As its second-line of defence, the Commonwealth sought to rely on the “executive power” in section 61, which vests the executive, technically through the Queen and Governor-General, with the power to do things necessary for the “execution and maintenance of this Constitution, and of the laws of the Commonwealth.” The executive power has been said to entail an implied “nationhood power.” This is owing largely to the reasoning of Justice Mason in the AAP Case (1975) 134 CLR 338, where his Honour argued that section 61 confers on the executive government the power “to engage in enterprises and activities peculiarly adapted to the government of a nation and which cannot otherwise be carried on for the benefit of a nation.” Because the executive is in a peculiar position to both initiate and finance expenditures, the power to actually make those expenditures should not be limited to the subjects set out for the legislature, but only by the requirement that parliament first make the necessary appropriation from the CRF. This argument relies on the scope of the executive power in section 61 and ultimately came to be one of the central points of dispute in the case.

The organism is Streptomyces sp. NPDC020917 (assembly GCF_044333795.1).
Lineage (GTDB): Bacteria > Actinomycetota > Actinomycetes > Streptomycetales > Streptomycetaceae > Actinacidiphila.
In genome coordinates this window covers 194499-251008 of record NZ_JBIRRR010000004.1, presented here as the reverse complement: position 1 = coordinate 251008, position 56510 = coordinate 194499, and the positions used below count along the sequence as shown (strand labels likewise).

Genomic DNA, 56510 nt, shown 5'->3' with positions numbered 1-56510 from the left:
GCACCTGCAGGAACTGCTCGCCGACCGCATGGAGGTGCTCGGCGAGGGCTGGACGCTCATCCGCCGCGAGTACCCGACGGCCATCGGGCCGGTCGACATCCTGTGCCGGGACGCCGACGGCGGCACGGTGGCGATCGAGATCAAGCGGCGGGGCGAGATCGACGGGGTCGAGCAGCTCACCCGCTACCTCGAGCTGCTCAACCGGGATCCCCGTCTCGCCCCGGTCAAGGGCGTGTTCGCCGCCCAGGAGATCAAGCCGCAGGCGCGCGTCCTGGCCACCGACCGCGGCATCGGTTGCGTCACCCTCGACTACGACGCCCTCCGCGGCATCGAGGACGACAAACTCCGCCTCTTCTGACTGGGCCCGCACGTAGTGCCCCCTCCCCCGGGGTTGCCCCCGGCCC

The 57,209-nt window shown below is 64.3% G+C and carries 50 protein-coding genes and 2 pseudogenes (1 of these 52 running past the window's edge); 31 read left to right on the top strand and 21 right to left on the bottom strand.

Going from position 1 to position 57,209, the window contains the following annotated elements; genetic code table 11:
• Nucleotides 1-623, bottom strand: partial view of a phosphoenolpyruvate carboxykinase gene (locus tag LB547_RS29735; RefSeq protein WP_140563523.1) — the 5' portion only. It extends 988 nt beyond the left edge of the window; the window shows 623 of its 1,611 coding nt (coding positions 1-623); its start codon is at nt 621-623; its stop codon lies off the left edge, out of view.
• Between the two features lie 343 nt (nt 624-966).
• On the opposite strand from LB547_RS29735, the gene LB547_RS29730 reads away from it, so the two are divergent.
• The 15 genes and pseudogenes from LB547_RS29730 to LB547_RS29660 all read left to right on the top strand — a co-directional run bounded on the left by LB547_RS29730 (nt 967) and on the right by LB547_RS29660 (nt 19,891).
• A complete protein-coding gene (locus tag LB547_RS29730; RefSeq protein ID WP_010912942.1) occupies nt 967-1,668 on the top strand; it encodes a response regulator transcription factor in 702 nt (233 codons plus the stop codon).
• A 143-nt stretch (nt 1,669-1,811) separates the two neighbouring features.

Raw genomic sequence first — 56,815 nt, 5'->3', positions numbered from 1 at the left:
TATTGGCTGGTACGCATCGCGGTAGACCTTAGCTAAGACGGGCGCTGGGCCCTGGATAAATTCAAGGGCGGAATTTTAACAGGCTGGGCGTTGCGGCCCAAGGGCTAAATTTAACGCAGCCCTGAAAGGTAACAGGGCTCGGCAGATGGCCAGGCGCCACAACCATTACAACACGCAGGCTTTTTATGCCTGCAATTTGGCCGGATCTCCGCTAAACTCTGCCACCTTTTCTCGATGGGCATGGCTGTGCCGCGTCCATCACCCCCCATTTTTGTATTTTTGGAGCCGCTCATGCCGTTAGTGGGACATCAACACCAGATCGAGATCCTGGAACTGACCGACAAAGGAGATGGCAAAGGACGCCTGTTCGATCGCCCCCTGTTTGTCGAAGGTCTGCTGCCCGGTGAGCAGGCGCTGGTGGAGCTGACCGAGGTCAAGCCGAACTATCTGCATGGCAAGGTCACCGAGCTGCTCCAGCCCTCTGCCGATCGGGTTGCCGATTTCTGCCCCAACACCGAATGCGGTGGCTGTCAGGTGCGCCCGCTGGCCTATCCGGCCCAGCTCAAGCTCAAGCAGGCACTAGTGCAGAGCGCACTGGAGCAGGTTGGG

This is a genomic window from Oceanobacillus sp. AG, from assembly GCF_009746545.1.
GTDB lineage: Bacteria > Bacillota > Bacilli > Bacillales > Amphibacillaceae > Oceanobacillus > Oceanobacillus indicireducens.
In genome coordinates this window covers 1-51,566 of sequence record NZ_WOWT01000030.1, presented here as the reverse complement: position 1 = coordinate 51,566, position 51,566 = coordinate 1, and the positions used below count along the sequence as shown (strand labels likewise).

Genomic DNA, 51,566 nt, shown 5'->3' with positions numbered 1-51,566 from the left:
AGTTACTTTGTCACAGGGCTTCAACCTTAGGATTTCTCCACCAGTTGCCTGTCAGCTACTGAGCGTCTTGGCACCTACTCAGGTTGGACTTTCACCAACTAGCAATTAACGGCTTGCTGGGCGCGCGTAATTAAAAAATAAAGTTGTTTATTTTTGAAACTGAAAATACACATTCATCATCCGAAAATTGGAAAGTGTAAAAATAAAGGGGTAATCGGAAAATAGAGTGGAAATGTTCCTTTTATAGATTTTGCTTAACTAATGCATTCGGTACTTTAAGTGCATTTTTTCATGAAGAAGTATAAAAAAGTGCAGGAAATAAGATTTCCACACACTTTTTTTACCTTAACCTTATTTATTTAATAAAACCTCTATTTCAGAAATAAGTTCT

Section 81 is not a substantive source of power
While all members of the High Court held that the Tax Bonus Act had validly appropriated money from the CRF to be put towards the stimulus package, none believed that either section 81 or section 83, by themselves, empowered the Parliament to make a law requiring the actual payment of the money. Justice Heydon reminds us of why this point is so important in the following passage: